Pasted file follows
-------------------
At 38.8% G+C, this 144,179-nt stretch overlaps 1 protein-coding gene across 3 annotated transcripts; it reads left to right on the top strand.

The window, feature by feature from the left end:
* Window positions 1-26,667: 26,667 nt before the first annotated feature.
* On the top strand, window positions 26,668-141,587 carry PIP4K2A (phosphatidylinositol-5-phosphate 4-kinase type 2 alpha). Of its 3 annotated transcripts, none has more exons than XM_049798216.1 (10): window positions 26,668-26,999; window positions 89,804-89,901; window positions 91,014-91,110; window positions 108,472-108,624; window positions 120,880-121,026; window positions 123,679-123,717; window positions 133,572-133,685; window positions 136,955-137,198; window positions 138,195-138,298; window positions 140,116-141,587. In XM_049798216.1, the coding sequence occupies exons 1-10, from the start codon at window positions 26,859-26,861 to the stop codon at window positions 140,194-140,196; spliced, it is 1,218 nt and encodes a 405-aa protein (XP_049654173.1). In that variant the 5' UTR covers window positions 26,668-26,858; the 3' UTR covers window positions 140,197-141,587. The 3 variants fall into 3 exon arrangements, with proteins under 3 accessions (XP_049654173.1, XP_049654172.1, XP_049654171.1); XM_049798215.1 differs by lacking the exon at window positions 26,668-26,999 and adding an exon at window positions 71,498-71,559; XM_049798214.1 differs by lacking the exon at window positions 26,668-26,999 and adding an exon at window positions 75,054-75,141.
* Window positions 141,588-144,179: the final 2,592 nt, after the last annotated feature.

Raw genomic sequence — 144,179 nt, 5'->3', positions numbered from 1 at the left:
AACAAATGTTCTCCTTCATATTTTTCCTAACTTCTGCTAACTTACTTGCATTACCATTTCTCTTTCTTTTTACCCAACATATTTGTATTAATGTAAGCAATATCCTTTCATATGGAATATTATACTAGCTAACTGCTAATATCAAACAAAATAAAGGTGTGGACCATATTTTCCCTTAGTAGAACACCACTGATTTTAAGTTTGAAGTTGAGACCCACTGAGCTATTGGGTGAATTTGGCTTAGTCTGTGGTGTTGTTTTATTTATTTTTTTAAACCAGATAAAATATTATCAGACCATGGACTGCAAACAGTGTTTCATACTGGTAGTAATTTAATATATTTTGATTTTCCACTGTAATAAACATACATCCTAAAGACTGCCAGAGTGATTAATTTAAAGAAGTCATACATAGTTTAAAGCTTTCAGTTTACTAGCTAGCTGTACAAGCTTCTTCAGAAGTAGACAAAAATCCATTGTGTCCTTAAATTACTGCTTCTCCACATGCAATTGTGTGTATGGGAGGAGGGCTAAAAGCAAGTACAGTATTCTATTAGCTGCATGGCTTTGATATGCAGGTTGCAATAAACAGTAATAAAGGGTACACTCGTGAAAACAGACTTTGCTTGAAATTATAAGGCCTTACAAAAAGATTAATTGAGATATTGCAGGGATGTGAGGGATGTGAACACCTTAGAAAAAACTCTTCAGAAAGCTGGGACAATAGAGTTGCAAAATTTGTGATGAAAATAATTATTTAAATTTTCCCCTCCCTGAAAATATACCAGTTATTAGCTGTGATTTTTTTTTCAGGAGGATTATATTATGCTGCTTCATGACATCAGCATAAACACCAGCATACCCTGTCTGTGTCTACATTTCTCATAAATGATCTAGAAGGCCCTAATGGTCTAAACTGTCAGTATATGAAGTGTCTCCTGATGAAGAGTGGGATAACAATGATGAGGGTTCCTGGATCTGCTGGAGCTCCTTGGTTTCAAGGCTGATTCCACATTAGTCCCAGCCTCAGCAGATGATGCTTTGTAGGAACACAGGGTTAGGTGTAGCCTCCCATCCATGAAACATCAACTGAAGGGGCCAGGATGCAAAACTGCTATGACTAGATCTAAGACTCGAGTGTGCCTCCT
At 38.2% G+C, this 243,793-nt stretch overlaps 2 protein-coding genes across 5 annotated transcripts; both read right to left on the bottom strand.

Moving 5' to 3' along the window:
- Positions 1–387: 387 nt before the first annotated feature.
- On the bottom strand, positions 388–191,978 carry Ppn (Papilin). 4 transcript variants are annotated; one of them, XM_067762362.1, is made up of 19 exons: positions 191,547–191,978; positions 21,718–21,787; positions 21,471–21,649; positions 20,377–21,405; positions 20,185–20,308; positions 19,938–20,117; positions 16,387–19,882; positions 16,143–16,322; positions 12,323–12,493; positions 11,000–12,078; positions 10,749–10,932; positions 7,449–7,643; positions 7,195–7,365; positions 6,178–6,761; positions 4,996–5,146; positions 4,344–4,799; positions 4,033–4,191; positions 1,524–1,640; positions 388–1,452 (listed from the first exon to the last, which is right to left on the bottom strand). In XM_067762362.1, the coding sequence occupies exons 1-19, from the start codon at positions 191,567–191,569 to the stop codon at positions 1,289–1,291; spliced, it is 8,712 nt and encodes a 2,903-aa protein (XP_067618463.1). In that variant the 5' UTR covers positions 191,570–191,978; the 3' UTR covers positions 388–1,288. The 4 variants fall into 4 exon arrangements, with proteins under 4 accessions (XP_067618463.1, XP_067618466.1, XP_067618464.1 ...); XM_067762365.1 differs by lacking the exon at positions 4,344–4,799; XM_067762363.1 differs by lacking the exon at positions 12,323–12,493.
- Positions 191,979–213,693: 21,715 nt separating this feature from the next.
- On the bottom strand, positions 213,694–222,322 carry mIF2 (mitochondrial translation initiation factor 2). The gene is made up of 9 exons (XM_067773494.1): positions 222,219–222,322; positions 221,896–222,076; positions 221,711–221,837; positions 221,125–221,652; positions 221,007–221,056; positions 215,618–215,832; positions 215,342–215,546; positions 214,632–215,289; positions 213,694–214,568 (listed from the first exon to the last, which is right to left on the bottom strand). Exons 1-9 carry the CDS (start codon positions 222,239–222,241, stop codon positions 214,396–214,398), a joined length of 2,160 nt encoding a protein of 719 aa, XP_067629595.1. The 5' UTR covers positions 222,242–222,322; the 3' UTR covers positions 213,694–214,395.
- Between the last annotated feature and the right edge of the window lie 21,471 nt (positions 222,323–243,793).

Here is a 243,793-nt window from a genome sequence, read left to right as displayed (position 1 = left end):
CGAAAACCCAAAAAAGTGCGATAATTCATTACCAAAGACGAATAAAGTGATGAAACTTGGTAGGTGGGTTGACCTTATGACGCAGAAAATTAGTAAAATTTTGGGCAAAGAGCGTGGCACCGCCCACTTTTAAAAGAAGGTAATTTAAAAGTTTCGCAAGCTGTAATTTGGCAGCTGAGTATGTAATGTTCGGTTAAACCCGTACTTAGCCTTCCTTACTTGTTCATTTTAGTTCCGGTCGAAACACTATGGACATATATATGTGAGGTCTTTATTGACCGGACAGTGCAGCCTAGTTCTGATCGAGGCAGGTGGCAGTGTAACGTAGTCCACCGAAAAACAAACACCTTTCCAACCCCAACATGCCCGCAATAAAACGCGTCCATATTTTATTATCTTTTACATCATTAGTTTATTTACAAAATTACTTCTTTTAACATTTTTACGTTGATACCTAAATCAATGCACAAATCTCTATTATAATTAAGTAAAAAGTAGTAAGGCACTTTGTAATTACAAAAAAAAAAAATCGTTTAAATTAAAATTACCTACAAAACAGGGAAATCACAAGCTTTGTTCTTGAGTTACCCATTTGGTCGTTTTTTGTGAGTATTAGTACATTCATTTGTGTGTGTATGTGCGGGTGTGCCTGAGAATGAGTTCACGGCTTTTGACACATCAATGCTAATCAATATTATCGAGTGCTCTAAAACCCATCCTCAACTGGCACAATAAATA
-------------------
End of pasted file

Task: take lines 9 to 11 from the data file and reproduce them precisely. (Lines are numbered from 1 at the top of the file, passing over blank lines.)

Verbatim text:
Moving 5' to 3' along the window:
- Positions 1–387: 387 nt before the first annotated feature.
- On the bottom strand, positions 388–191,978 carry Ppn (Papilin). 4 transcript variants are annotated; one of them, XM_067762362.1, is made up of 19 exons: positions 191,547–191,978; positions 21,718–21,787; positions 21,471–21,649; positions 20,377–21,405; positions 20,185–20,308; positions 19,938–20,117; positions 16,387–19,882; positions 16,143–16,322; positions 12,323–12,493; positions 11,000–12,078; positions 10,749–10,932; positions 7,449–7,643; positions 7,195–7,365; positions 6,178–6,761; positions 4,996–5,146; positions 4,344–4,799; positions 4,033–4,191; positions 1,524–1,640; positions 388–1,452 (listed from the first exon to the last, which is right to left on the bottom strand). In XM_067762362.1, the coding sequence occupies exons 1-19, from the start codon at positions 191,567–191,569 to the stop codon at positions 1,289–1,291; spliced, it is 8,712 nt and encodes a 2,903-aa protein (XP_067618463.1). In that variant the 5' UTR covers positions 191,570–191,978; the 3' UTR covers positions 388–1,288. The 4 variants fall into 4 exon arrangements, with proteins under 4 accessions (XP_067618463.1, XP_067618466.1, XP_067618464.1 ...); XM_067762365.1 differs by lacking the exon at positions 4,344–4,799; XM_067762363.1 differs by lacking the exon at positions 12,323–12,493.